Lobster Rolls

lobster roll

We’re continuing our culinary adventure into seafood, this week with lobster rolls. I’ve never cooked lobster before, and only had it once a few years ago (a lobster roll) while on vacation in Maine. I think it was good. I mean, I’m pretty positive it was because I wasn’t adverse to trying it again. It’s just that trip to Maine was also when I first encountered fried pickles, and those blew my mind so much that they’ve kind of become the dominant food memory of that trip. (Seriously, if you haven’t had fried pickles yet, you’re missing out!)

Anyway, back to the lobster. Every weekend we go food shopping together, and when we go I usually end up carrying Baby Boy because he does not like to go in carts, Rachel is too pregnant to carry him, and Baby Boy likes to run around. So I carry him (mostly. He still manages to wiggle free and run loose).

Whenever we pass the lobster tank he points at them and says a cute 1 1/2 year old pronunciation of “lob-stah”. We stop and he points at them and I tell him to be careful they don’t pinch his bottom, as I proceed to pinch and tickle his bottom, and he squeals and laughs and we both make a scene of ourselves. So we were going through this whole process again when I saw that the lobster were ridiculously cheap at $3.99 a pound. So Baby Boy and I bought our first lobster (two, actually). It was quite exciting for both Baby and Daddy, bringing live lobster home for dinner!

lobster roll

I had actually hoped to have them steam my lobster right there in the store for me, saving me the trouble of doing so at home, but their machine was broken apparently. So I brought them home and steamed them myself. It was pretty easy. I just brought a big pot of water to bowl, put a colander over it, placed my lobster in it, and covered. I steamed for about 10 minutes, following some directions on the inter-webs. For my first time I think I did ok, but I don’t consider myself expert enough to advise you how long to cook. You could also just pick up pre-cooked lobster meat,avoiding the hassle of not only cooking but removing the meat from the shells (which was kind of a pain in the butt!).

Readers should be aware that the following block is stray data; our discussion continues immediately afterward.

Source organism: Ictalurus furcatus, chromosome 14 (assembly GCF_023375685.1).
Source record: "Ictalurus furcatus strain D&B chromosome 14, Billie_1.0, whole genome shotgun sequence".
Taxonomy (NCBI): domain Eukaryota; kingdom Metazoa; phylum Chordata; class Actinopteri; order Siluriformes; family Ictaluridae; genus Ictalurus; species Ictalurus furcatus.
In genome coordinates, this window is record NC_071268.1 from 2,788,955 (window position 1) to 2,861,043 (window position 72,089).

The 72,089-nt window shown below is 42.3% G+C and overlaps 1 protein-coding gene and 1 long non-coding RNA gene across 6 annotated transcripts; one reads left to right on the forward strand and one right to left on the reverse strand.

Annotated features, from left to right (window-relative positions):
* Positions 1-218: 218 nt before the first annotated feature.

As for the actual lobster roll recipe, I looked to foodie friend and New Englander Rachel of Baked by Rachel. We followed her recipe exactly, as this was unfamiliar territory here and I didn’t want to mess around.

The verdict? It was good, but Rachel (my Rachel), was not such a fan. Not because of the recipe, she told me, but because of the lobster. She just isn’t a fan of it. I recalled, only after going through all the process of making this, that when I ordered that lobster roll in Maine all those years ago Rachel had a bite and said “Yeah, not a big fan of lobster”. Guess that memory of fried pickles during that trip is even more dominant than I thought.

If you’re a fan of lobster, or lobster rolls, give this one a try. From what I can remember, this was pretty dead on to what I had up in Maine. But if you aren’t a seafood or lobster fan, stick to the fried pickles. :)

lobster roll

Ingredients

  • 2 cups lobster meat, cooked (or roughly 1/2lb)
  • 1/4 cup mayonnaise
  • 1/2 tablespoon lemon juice
  • 1/4 cup celery
  • 1/4 cup yellow onion
  • 1/4 teaspoon salt
  • 1/4 teaspoon ground black pepper
  • Butter for toasting the rolls
  • New England style hot dog rolls

Instructions

  1. In a large bowl add mayonnaise, lemon juice, salt and pepper. Chop celery and onions. Roughly chop lobster into large chunks. Combine all ingredients, tossing and coating the lobster well.
  2. Toast rolls until just golden on both sides. Stuff with lobster filling. Serve immediately.
  3. Lobster filling may also be eaten as is or stored in the fridge in a covered container for up to several days.
http://thekeenancookbook.com/dinner/lobster-rolls

Recipe from: Baked by Rachel

lobster roll

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